What is direct-to-consumer genetic testing?
Traditionally, genetic tests have been available only through healthcare providers such as physicians, nurse practitioners, and genetic counselors. Healthcare providers order the appropriate test from a laboratory, collect and send the samples, and interpret the test results. Direct-to-consumer genetic testing refers to genetic tests that are marketed directly to consumers via television, print advertisements, or the Internet. This form of testing, which is also known as at-home genetic testing, provides access to a person’s genetic information without necessarily involving a doctor or insurance company in the process.
If a consumer chooses to purchase a genetic test directly, the test kit is mailed to the consumer instead of being ordered through a doctor’s office. The test typically involves collecting a DNA sample at home, often by swabbing the inside of the cheek, and mailing the sample back to the laboratory. In some cases, the person must visit a health clinic to have blood drawn. Consumers are notified of their results by mail or over the telephone, or the results are posted online. In some cases, a genetic counselor or other healthcare provider is available to explain the results and answer questions. The price for this type of at-home genetic testing ranges from several hundred dollars to more than a thousand dollars.
The growing market for direct-to-consumer genetic testing may promote awareness of genetic diseases, allow consumers to take a more proactive role in their health care, and offer a means for people to learn about their ancestral origins. At-home genetic tests, however, have significant risks and limitations. Consumers are vulnerable to being misled by the results of unproven or invalid tests. Without guidance from a healthcare provider, they may make important decisions about treatment or prevention based on inaccurate, incomplete, or misunderstood information about their health. Consumers may also experience an invasion of genetic privacy if testing companies use their genetic information in an unauthorized way.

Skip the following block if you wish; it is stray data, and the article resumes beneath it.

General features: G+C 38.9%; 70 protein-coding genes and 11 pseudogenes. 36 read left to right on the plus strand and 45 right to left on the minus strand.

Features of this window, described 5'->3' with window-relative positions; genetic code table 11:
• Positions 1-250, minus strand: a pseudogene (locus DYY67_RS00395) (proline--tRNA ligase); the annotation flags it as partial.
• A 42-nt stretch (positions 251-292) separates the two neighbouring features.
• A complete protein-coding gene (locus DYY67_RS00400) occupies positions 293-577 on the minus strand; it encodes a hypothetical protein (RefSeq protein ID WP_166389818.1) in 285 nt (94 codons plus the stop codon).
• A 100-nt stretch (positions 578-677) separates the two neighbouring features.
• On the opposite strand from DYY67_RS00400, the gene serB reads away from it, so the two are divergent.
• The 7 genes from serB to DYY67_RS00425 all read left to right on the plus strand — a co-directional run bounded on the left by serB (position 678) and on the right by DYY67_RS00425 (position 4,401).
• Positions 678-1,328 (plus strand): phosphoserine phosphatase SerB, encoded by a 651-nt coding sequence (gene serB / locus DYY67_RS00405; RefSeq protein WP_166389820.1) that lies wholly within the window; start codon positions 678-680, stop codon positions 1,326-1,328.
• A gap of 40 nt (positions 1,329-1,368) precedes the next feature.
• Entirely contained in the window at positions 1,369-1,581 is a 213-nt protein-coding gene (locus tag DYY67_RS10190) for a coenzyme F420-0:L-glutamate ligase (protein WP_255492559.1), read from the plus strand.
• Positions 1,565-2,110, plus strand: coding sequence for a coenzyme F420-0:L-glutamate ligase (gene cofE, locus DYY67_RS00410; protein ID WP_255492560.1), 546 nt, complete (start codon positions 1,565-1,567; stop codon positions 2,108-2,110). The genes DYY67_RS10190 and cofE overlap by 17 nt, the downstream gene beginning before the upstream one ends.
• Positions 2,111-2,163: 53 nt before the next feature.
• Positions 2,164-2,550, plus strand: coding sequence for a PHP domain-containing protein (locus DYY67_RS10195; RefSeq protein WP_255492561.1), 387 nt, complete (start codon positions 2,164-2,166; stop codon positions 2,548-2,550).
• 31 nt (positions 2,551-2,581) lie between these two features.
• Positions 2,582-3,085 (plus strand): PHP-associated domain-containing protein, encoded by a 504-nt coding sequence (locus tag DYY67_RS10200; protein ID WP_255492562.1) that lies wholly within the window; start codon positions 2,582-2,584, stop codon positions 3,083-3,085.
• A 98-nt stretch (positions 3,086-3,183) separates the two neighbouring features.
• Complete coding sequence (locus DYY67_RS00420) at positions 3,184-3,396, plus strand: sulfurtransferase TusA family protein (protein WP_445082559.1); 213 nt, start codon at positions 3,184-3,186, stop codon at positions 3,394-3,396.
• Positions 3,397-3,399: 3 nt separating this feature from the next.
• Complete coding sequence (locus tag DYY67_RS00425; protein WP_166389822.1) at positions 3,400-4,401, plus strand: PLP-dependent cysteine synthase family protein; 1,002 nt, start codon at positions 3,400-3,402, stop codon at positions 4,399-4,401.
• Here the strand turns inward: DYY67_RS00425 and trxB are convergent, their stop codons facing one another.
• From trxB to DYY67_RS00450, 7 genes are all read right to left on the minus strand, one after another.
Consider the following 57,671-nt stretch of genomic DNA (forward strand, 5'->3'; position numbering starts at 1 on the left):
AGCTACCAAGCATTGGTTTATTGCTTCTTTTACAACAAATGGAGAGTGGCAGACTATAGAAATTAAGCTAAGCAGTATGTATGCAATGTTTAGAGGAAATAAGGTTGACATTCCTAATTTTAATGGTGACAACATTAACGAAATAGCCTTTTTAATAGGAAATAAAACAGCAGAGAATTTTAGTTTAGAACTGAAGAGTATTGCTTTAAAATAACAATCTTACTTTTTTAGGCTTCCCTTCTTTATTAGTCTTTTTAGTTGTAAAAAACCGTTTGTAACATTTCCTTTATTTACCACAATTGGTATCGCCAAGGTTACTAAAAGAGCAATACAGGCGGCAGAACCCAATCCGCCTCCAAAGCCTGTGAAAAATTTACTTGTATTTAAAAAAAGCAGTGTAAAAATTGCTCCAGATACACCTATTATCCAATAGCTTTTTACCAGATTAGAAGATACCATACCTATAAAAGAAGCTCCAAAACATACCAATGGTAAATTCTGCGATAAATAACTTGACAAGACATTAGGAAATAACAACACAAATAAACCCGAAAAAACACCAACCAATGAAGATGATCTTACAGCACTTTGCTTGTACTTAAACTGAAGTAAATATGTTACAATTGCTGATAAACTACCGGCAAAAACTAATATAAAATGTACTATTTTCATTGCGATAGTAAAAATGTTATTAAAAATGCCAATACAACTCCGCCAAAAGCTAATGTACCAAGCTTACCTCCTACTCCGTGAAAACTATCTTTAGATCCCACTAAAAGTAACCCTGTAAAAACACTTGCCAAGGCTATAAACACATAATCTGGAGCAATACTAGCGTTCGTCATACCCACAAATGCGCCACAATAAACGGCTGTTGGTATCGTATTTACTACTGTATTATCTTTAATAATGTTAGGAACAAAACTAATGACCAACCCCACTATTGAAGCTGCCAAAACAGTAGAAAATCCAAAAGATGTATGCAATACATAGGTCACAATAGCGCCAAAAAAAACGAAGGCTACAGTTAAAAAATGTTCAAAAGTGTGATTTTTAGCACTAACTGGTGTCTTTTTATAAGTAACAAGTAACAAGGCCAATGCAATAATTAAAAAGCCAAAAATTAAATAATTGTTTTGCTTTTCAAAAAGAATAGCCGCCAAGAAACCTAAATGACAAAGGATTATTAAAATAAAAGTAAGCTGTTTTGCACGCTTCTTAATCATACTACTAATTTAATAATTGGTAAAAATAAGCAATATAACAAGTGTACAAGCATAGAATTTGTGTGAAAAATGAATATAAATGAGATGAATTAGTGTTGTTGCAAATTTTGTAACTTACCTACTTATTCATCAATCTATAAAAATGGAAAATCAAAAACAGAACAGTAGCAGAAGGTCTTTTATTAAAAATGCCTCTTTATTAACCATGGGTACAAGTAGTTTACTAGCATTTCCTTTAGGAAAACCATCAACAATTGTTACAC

Genetic testing provides only one piece of information about a person’s health—other genetic and environmental factors, lifestyle choices, and family medical history also affect a person’s risk of developing many disorders. These factors are discussed during a consultation with a doctor or genetic counselor, but in many cases are not addressed by at-home genetic tests. More research is needed to fully understand the benefits and limitations of direct-to-consumer genetic testing.
For more information about direct-to-consumer genetic testing:
The American College of Medical Genetics, which is a national association of doctors specializing in genetics, has issued a statement on direct-to-consumer genetic
The American Society of Human Genetics, a professional membership organization for specialists in genetics, has also issued a statement on direct-to-consumer genetic testing in the United
The Federal Trade Commission (FTC) works to protect consumers and promote truth in advertising. The FTC offers an overview of direct-to-consumer genetic
testing and a fact sheet for older people about the benefits and risks of at-home genetic tests.
An issue brief on direct-to-consumer genetic
testing is available from the Genetics & Public Policy Center.
The Genetic Alliance also provides information about genetic
testing, including issues surrounding direct-to-consumer genetic testing.
Additional information about direct-to-consumer marketing of genetic
tests is available from the National Human Genome Research Institute.
EuroGentest offers a list of publications related to direct-to-consumer genetic testing in